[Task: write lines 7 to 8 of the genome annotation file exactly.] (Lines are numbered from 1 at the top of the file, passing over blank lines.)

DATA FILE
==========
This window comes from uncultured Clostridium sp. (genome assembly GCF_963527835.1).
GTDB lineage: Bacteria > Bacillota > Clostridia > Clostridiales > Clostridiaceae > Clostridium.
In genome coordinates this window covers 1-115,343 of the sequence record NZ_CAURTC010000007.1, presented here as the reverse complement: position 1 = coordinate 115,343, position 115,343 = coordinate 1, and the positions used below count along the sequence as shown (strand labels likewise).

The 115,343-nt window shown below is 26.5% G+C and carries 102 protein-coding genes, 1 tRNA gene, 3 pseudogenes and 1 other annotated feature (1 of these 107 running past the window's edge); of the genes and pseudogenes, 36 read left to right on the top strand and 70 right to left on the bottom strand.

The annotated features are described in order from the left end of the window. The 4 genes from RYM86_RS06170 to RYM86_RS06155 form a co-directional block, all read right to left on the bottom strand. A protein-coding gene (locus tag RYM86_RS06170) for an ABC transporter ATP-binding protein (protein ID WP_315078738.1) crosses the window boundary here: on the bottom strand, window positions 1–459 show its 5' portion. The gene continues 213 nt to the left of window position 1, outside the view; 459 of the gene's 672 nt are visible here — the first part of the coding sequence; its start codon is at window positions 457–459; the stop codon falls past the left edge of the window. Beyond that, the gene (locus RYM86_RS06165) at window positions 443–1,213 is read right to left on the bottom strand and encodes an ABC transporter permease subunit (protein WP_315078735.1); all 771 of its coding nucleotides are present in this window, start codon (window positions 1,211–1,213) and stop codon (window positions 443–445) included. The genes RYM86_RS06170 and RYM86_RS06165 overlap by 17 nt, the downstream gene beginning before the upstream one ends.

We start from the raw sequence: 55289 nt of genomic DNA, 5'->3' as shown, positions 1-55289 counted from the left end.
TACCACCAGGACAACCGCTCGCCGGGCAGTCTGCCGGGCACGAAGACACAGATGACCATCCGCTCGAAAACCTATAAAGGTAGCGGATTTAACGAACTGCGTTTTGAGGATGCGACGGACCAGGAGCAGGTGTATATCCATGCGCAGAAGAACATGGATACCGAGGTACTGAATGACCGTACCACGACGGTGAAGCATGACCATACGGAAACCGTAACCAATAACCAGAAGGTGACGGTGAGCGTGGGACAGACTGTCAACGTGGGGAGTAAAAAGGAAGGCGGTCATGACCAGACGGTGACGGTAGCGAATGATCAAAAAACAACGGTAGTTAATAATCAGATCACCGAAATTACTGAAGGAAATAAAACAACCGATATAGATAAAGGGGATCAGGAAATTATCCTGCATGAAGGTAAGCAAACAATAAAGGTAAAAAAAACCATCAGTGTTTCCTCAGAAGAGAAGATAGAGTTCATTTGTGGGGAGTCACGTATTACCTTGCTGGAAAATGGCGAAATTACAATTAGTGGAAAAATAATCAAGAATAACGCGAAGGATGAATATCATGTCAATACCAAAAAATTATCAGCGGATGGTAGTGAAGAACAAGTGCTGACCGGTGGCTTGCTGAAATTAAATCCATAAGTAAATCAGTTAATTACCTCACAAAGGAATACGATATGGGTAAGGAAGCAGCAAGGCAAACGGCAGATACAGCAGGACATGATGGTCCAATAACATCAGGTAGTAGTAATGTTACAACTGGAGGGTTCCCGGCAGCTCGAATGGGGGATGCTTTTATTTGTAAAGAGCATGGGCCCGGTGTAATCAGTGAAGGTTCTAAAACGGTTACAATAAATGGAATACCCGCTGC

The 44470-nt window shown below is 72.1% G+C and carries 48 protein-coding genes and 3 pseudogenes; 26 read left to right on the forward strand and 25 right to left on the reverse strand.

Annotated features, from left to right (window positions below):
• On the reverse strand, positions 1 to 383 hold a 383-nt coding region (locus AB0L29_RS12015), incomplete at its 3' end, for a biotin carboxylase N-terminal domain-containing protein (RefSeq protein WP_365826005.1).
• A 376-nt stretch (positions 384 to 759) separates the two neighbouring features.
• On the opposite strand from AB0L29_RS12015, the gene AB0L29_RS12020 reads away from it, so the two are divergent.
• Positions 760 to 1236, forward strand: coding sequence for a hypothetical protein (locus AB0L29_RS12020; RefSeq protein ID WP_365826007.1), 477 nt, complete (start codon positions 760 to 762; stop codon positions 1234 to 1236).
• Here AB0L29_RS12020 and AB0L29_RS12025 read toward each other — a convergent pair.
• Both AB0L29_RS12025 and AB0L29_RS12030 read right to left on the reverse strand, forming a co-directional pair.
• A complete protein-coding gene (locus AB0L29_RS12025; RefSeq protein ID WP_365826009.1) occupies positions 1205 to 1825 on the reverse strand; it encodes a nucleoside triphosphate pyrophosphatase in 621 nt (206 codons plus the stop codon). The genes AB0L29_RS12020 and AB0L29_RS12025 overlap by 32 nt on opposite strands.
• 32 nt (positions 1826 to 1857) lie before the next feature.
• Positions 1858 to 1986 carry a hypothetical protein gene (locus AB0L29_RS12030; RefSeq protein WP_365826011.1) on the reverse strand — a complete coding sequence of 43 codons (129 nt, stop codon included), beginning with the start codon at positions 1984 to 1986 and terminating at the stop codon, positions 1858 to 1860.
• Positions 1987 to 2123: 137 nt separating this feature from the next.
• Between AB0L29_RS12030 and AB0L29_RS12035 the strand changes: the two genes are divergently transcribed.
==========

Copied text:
TACCACCAGGACAACCGCTCGCCGGGCAGTCTGCCGGGCACGAAGACACAGATGACCATCCGCTCGAAAACCTATAAAGGTAGCGGATTTAACGAACTGCGTTTTGAGGATGCGACGGACCAGGAGCAGGTGTATATCCATGCGCAGAAGAACATGGATACCGAGGTACTGAATGACCGTACCACGACGGTGAAGCATGACCATACGGAAACCGTAACCAATAACCAGAAGGTGACGGTGAGCGTGGGACAGACTGTCAACGTGGGGAGTAAAAAGGAAGGCGGTCATGACCAGACGGTGACGGTAGCGAATGATCAAAAAACAACGGTAGTTAATAATCAGATCACCGAAATTACTGAAGGAAATAAAACAACCGATATAGATAAAGGGGATCAGGAAATTATCCTGCATGAAGGTAAGCAAACAATAAAGGTAAAAAAAACCATCAGTGTTTCCTCAGAAGAGAAGATAGAGTTCATTTGTGGGGAGTCACGTATTACCTTGCTGGAAAATGGCGAAATTACAATTAGTGGAAAAATAATCAAGAATAACGCGAAGGATGAATATCATGTCAATACCAAAAAATTATCAGCGGATGGTAGTGAAGAACAAGTGCTGACCGGTGGCTTGCTGAAATTAAATCCATAAGTAAATCAGTTAATTACCTCACAAAGGAATACGATATGGGTAAGGAAGCAGCAAGGCAAACGGCAGATACAGCAGGACATGATGGTCCAATAACATCAGGTAGTAGTAATGTTACAACTGGAGGGTTCCCGGCAGCTCGAATGGGGGATGCTTTTATTTGTAAAGAGCATGGGCCCGGTGTAATCAGTGAAGGTTCTAAAACGGTTACAATAAATGGAATACCCGCTGC

The 44470-nt window shown below is 72.1% G+C and carries 48 protein-coding genes and 3 pseudogenes; 26 read left to right on the forward strand and 25 right to left on the reverse strand.